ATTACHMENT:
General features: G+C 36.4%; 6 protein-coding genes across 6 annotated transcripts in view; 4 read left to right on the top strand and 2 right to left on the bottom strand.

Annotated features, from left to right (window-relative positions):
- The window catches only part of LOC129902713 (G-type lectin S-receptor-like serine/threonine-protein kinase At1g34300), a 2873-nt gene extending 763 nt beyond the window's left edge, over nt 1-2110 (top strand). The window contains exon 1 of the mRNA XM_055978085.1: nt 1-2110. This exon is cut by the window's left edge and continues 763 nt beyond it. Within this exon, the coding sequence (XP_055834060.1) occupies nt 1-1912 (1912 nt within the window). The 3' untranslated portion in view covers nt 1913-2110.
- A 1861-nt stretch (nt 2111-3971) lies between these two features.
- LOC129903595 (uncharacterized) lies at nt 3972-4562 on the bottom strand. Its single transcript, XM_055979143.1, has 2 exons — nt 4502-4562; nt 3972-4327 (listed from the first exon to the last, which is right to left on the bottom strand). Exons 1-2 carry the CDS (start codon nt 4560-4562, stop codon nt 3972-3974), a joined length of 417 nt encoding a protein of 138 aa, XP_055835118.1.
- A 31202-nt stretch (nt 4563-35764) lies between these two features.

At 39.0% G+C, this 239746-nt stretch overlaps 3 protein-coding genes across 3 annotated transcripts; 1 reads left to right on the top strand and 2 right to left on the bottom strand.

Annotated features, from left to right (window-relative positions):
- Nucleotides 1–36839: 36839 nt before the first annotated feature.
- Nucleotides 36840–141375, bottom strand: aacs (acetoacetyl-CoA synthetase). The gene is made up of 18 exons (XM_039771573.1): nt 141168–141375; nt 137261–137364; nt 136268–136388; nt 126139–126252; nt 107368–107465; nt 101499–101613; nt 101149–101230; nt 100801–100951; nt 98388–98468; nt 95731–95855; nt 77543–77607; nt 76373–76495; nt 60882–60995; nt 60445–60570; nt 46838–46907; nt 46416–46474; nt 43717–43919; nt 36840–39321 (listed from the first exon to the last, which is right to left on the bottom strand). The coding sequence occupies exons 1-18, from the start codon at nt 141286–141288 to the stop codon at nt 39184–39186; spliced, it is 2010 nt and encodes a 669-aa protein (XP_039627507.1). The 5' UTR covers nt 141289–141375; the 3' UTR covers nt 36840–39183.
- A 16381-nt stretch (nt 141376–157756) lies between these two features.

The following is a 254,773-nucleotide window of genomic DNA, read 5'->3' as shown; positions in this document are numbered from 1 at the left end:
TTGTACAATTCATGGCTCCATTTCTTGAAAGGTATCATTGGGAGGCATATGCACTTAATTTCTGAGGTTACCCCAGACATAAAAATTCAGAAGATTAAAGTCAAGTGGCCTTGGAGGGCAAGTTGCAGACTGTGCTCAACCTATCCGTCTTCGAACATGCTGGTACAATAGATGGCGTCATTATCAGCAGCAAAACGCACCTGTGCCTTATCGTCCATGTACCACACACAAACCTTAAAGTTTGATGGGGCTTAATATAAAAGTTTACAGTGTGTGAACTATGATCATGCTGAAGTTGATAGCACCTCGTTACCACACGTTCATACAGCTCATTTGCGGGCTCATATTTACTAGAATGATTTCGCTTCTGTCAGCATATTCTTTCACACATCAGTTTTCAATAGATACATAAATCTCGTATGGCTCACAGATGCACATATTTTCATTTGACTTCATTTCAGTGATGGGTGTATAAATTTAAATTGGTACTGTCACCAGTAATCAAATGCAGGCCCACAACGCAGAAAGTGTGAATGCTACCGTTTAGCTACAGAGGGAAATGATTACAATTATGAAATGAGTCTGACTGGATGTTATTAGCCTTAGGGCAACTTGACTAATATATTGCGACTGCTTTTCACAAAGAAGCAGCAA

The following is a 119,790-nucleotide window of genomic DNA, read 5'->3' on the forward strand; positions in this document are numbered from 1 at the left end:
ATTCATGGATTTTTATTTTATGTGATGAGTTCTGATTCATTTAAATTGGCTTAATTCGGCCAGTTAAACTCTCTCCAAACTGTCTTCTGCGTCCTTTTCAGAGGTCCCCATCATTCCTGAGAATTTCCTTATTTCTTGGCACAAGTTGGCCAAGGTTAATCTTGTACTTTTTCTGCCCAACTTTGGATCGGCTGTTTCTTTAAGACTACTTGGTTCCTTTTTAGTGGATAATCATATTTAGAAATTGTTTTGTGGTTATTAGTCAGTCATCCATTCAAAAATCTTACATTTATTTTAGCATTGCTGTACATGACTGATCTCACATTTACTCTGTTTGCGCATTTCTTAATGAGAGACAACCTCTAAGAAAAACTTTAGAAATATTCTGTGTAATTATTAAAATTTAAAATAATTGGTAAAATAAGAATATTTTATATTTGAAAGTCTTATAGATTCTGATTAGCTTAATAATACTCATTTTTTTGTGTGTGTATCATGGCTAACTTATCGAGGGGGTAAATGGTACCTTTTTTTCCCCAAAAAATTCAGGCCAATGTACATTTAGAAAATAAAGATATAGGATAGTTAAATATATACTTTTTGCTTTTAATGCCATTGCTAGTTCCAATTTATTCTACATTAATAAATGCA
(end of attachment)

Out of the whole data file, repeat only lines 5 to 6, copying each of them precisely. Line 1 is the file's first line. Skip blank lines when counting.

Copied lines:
- LOC129903595 (uncharacterized) lies at nt 3972-4562 on the bottom strand. Its single transcript, XM_055979143.1, has 2 exons — nt 4502-4562; nt 3972-4327 (listed from the first exon to the last, which is right to left on the bottom strand). Exons 1-2 carry the CDS (start codon nt 4560-4562, stop codon nt 3972-3974), a joined length of 417 nt encoding a protein of 138 aa, XP_055835118.1.
- A 31202-nt stretch (nt 4563-35764) lies between these two features.